6. If you put the macro in the project configuration C++->Preprocessor, changing the macro will cause your whole project being recompiled. You may think to put the macro to a header file, thus changing it will cause only the files that including that header being recompiled.   However, I do think you need a separate build configuration rather than using a macro.
  7. "AConnection->SetDataBufferSize(size)" is not the same thing with "rawData->SetBufferSize(size)". The former is the public interface, and the later is the internal implementation.   Today your Connection::SetDataBufferSize forwards to DataBuffer::SetBufferSize, tomorrow you may change to that your Connection::SetDataBufferSize invokes some complicated logic other than DataBuffer::SetBufferSize. Nobody cares the changes as long as the public interface is the same.   So, I don't think there is any problem with your "setter" chain.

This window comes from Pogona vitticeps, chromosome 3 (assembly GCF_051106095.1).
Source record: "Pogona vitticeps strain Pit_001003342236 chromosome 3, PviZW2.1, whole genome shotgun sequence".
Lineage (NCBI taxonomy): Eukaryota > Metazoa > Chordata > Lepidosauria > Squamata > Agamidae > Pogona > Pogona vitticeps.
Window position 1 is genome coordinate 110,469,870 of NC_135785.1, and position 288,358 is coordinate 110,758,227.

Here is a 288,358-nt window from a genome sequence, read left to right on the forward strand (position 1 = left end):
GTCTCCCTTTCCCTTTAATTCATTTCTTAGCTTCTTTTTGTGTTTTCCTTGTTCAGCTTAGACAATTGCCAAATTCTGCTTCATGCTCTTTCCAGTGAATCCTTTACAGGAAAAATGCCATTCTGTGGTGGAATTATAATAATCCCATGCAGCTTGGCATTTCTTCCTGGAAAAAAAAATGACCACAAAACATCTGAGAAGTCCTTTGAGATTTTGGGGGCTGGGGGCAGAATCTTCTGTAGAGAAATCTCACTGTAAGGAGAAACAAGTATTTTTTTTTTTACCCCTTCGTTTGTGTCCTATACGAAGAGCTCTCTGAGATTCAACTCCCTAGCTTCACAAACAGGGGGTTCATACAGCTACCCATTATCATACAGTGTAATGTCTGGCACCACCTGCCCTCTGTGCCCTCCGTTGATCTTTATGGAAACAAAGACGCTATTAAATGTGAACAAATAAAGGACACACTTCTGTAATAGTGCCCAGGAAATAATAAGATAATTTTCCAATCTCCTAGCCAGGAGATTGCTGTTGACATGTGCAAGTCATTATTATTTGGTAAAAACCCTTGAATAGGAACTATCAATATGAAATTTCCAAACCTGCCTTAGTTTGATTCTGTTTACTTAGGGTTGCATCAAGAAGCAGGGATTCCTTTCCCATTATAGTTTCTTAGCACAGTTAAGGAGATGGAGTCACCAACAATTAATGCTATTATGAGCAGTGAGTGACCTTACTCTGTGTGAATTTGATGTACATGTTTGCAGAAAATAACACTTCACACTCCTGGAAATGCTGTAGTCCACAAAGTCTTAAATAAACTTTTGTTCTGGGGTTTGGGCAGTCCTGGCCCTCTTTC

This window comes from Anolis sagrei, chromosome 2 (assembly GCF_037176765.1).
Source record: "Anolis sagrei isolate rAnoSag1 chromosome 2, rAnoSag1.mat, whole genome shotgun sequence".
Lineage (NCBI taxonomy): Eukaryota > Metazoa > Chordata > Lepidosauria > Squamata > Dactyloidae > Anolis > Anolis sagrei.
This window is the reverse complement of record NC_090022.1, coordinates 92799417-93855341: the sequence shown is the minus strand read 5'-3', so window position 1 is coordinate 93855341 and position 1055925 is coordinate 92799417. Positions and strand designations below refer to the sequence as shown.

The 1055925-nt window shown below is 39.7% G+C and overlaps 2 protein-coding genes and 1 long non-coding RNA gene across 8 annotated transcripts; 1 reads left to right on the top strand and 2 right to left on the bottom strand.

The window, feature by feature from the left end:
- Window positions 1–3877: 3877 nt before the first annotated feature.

8. To answer OP's question, here is how I do in my code, 1, For the declarations (such as classes) in my code, I forward declare them whenever possible, in the header. Of course the source file needs to include the corresponding header, that's fine. 2, For the declarations in third party and system library, I never forward declare them. If I do, I will get a lot of trouble if the library changes the name or namespace. 3, I always try to avoid #include in the header (my point #1), but if I can't avoid, just include it (my point 2), no problem.
  9.   Then how do you use std::string in your class declaration? I don't think we should forward declare symbols in third party or even system libraries.
  10. You should better build your editor upon your engine. Such as, your editor uses the animation system in your engine to animate the objects in the editor. That has two benefits: 1, You don't repeat yourself. 2, Using engine in your editor may help you to find defects in your engine. The easiest way to use your engine in your editor is, write your editor in C++. Qt is a good choice, and so wxWidgets.
  11. He uses (*it)-> to access the member so the widgets should be stored by pointer.